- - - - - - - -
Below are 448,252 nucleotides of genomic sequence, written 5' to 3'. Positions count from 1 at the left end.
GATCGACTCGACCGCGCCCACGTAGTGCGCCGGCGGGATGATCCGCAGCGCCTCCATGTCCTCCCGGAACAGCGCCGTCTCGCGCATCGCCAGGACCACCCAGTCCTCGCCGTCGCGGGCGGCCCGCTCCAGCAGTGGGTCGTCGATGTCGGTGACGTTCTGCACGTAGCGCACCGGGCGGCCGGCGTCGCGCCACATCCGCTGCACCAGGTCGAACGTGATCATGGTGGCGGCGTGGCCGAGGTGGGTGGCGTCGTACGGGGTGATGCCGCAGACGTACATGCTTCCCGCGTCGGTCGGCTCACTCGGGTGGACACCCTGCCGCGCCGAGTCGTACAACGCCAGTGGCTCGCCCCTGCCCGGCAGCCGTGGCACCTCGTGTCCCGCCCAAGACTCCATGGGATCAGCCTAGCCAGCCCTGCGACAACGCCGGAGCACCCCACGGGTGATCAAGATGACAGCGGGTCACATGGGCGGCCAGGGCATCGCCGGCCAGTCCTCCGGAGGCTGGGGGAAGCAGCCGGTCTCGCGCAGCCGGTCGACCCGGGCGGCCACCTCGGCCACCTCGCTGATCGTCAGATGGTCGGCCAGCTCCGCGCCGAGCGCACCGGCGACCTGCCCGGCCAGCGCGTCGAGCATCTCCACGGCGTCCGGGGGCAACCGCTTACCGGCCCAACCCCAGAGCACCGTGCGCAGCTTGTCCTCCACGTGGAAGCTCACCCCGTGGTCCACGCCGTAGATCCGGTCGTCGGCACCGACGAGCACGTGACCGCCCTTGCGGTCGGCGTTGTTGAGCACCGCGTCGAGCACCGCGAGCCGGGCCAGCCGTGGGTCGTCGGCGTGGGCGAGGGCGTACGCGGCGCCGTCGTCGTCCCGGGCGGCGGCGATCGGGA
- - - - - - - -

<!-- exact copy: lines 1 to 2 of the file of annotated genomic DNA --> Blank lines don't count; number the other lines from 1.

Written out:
Below are 448,252 nucleotides of genomic sequence, written 5' to 3'. Positions count from 1 at the left end.
GATCGACTCGACCGCGCCCACGTAGTGCGCCGGCGGGATGATCCGCAGCGCCTCCATGTCCTCCCGGAACAGCGCCGTCTCGCGCATCGCCAGGACCACCCAGTCCTCGCCGTCGCGGGCGGCCCGCTCCAGCAGTGGGTCGTCGATGTCGGTGACGTTCTGCACGTAGCGCACCGGGCGGCCGGCGTCGCGCCACATCCGCTGCACCAGGTCGAACGTGATCATGGTGGCGGCGTGGCCGAGGTGGGTGGCGTCGTACGGGGTGATGCCGCAGACGTACATGCTTCCCGCGTCGGTCGGCTCACTCGGGTGGACACCCTGCCGCGCCGAGTCGTACAACGCCAGTGGCTCGCCCCTGCCCGGCAGCCGTGGCACCTCGTGTCCCGCCCAAGACTCCATGGGATCAGCCTAGCCAGCCCTGCGACAACGCCGGAGCACCCCACGGGTGATCAAGATGACAGCGGGTCACATGGGCGGCCAGGGCATCGCCGGCCAGTCCTCCGGAGGCTGGGGGAAGCAGCCGGTCTCGCGCAGCCGGTCGACCCGGGCGGCCACCTCGGCCACCTCGCTGATCGTCAGATGGTCGGCCAGCTCCGCGCCGAGCGCACCGGCGACCTGCCCGGCCAGCGCGTCGAGCATCTCCACGGCGTCCGGGGGCAACCGCTTACCGGCCCAACCCCAGAGCACCGTGCGCAGCTTGTCCTCCACGTGGAAGCTCACCCCGTGGTCCACGCCGTAGATCCGGTCGTCGGCACCGACGAGCACGTGACCGCCCTTGCGGTCGGCGTTGTTGAGCACCGCGTCGAGCACCGCGAGCCGGGCCAGCCGTGGGTCGTCGGCGTGGGCGAGGGCGTACGCGGCGCCGTCGTCGTCCCGGGCGGCGGCGATCGGGA